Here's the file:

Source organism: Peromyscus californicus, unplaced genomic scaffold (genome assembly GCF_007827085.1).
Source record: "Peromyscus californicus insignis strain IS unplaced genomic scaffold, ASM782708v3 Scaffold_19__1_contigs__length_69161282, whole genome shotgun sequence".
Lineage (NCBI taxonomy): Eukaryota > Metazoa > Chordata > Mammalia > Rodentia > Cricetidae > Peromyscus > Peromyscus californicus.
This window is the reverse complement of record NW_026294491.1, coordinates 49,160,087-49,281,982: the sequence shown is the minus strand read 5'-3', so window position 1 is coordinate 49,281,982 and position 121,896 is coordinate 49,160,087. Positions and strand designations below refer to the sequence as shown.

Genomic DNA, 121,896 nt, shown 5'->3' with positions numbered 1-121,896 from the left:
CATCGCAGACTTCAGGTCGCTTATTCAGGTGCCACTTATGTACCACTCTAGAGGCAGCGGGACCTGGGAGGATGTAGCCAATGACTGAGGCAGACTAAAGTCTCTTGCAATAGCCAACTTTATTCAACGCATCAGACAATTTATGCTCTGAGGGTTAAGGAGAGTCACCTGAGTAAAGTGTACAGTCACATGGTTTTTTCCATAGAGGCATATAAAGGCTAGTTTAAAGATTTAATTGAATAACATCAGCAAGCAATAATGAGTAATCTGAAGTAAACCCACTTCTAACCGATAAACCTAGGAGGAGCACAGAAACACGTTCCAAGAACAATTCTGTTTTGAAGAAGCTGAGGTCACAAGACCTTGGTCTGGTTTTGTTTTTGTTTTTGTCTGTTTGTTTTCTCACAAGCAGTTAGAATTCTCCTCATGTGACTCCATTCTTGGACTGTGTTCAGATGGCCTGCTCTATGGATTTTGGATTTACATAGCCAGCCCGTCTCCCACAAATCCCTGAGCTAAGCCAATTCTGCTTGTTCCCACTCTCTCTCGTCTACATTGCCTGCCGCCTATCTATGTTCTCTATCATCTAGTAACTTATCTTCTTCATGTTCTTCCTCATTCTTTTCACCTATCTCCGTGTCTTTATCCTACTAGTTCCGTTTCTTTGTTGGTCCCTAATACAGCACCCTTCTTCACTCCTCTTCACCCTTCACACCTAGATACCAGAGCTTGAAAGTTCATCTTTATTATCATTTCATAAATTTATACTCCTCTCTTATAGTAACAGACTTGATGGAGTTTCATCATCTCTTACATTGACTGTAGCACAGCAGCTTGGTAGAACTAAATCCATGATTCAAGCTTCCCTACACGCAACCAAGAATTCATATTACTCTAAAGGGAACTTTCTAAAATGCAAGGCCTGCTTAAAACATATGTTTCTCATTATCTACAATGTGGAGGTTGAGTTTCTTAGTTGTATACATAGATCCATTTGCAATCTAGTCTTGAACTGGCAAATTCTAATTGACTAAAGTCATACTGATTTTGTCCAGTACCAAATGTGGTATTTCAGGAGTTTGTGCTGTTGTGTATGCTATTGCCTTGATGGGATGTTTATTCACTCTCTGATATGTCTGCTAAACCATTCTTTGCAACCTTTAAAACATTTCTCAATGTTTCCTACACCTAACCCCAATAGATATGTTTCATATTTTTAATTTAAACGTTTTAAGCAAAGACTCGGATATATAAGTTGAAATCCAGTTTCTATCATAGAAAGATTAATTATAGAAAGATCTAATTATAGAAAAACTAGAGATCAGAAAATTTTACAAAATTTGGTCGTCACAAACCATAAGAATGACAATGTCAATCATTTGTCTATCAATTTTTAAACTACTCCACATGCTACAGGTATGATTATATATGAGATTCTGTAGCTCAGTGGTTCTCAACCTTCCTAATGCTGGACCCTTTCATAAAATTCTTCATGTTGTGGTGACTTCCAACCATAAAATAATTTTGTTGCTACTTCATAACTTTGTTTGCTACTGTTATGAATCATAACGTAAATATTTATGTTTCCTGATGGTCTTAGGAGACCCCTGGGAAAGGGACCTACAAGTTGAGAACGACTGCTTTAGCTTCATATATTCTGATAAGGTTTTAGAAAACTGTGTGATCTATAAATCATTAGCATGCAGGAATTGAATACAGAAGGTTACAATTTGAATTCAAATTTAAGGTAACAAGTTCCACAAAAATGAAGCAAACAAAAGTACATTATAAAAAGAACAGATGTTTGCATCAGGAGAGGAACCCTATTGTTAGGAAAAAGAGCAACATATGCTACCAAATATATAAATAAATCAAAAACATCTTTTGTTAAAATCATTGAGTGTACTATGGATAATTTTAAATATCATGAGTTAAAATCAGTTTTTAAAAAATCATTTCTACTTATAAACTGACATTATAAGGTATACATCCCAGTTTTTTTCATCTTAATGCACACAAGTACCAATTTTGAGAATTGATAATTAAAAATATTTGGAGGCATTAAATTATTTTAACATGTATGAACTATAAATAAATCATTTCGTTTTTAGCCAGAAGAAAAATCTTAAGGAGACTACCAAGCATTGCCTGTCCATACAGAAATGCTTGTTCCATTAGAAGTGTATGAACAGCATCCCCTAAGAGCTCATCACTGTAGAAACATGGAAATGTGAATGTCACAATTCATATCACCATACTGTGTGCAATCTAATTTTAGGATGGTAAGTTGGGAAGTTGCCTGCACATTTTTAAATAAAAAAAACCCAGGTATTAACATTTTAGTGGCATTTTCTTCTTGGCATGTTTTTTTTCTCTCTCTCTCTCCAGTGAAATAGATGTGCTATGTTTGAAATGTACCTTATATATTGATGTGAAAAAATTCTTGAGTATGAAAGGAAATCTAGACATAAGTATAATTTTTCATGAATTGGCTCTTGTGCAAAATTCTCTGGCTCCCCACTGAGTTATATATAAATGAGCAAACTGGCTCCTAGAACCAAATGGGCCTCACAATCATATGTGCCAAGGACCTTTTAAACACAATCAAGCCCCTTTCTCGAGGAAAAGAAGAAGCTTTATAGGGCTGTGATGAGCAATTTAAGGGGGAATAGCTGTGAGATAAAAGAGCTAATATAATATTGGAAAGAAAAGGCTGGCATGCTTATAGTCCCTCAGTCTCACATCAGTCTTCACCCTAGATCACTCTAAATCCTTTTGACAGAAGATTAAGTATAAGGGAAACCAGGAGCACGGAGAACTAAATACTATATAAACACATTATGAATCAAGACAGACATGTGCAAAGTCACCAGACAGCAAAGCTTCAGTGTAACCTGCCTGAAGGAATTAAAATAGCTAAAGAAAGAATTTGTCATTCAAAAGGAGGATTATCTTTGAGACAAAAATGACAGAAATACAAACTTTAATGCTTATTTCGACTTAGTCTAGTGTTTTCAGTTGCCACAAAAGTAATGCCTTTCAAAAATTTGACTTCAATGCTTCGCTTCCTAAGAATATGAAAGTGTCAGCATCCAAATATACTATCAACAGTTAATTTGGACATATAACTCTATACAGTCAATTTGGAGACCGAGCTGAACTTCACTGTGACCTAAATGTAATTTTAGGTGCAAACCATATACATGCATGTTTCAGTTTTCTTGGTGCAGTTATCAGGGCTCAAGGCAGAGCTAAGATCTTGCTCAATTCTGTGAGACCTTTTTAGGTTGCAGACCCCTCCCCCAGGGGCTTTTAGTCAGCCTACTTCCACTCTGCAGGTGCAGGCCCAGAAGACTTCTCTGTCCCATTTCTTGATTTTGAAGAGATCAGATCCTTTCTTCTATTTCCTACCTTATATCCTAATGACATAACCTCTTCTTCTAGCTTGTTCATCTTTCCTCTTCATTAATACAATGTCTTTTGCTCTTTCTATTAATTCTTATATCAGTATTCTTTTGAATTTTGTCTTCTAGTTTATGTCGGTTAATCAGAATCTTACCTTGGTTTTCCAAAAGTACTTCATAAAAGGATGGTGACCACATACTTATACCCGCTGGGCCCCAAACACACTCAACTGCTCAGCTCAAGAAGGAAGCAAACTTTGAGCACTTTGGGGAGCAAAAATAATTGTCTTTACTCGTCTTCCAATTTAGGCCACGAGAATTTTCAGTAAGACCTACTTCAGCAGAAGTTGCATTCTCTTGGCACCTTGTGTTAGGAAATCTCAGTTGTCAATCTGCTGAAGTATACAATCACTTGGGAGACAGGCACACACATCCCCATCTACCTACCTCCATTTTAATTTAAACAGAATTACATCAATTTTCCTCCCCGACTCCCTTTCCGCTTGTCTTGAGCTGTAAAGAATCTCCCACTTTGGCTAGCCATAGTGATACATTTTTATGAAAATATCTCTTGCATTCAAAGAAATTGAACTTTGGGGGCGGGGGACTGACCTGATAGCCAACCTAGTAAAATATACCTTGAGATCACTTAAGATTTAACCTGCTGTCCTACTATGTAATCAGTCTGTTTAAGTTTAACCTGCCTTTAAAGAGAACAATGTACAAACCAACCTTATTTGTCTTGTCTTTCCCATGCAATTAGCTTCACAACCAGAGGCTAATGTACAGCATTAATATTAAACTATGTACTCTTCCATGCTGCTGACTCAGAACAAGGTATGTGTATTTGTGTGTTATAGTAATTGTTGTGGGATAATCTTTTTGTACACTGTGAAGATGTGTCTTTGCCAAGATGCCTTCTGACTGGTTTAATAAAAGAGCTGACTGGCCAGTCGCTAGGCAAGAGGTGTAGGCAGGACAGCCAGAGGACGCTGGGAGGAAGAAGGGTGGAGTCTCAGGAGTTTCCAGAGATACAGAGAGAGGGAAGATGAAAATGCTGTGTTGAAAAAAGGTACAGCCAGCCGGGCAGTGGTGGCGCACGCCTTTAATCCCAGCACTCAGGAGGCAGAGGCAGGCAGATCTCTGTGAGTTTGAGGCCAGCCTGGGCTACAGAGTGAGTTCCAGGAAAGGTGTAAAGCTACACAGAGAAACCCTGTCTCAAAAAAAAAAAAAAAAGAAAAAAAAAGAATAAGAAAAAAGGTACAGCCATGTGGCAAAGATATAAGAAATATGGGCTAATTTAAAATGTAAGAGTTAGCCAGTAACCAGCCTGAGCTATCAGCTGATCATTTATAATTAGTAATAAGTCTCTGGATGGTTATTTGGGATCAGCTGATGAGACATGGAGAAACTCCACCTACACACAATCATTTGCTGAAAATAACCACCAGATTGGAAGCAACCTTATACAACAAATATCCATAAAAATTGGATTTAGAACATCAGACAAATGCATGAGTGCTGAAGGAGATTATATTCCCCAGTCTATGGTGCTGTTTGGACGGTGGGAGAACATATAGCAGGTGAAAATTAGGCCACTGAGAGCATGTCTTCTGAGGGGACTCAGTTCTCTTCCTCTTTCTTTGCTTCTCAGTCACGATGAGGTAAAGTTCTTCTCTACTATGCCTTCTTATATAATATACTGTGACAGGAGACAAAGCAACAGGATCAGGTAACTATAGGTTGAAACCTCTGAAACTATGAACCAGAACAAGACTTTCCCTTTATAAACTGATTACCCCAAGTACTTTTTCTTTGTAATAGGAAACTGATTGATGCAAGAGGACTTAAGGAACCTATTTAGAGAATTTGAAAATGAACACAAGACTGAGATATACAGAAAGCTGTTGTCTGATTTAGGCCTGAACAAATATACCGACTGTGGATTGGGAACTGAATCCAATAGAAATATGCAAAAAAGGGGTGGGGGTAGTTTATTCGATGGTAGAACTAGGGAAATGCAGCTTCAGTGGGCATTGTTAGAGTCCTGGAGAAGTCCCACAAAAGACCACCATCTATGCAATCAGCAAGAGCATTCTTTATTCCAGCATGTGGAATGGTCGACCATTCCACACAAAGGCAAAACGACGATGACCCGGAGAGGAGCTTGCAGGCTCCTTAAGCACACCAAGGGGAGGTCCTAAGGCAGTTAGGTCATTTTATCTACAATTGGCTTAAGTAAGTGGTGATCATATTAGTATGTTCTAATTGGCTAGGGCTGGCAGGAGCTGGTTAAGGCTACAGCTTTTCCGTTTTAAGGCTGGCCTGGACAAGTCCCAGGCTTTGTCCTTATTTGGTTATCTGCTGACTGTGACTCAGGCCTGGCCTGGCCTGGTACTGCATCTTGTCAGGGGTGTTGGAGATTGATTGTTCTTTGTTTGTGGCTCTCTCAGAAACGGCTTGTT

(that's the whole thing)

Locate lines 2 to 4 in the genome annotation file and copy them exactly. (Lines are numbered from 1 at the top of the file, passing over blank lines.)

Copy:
Source record: "Peromyscus californicus insignis strain IS unplaced genomic scaffold, ASM782708v3 Scaffold_19__1_contigs__length_69161282, whole genome shotgun sequence".
Lineage (NCBI taxonomy): Eukaryota > Metazoa > Chordata > Mammalia > Rodentia > Cricetidae > Peromyscus > Peromyscus californicus.
This window is the reverse complement of record NW_026294491.1, coordinates 49,160,087-49,281,982: the sequence shown is the minus strand read 5'-3', so window position 1 is coordinate 49,281,982 and position 121,896 is coordinate 49,160,087. Positions and strand designations below refer to the sequence as shown.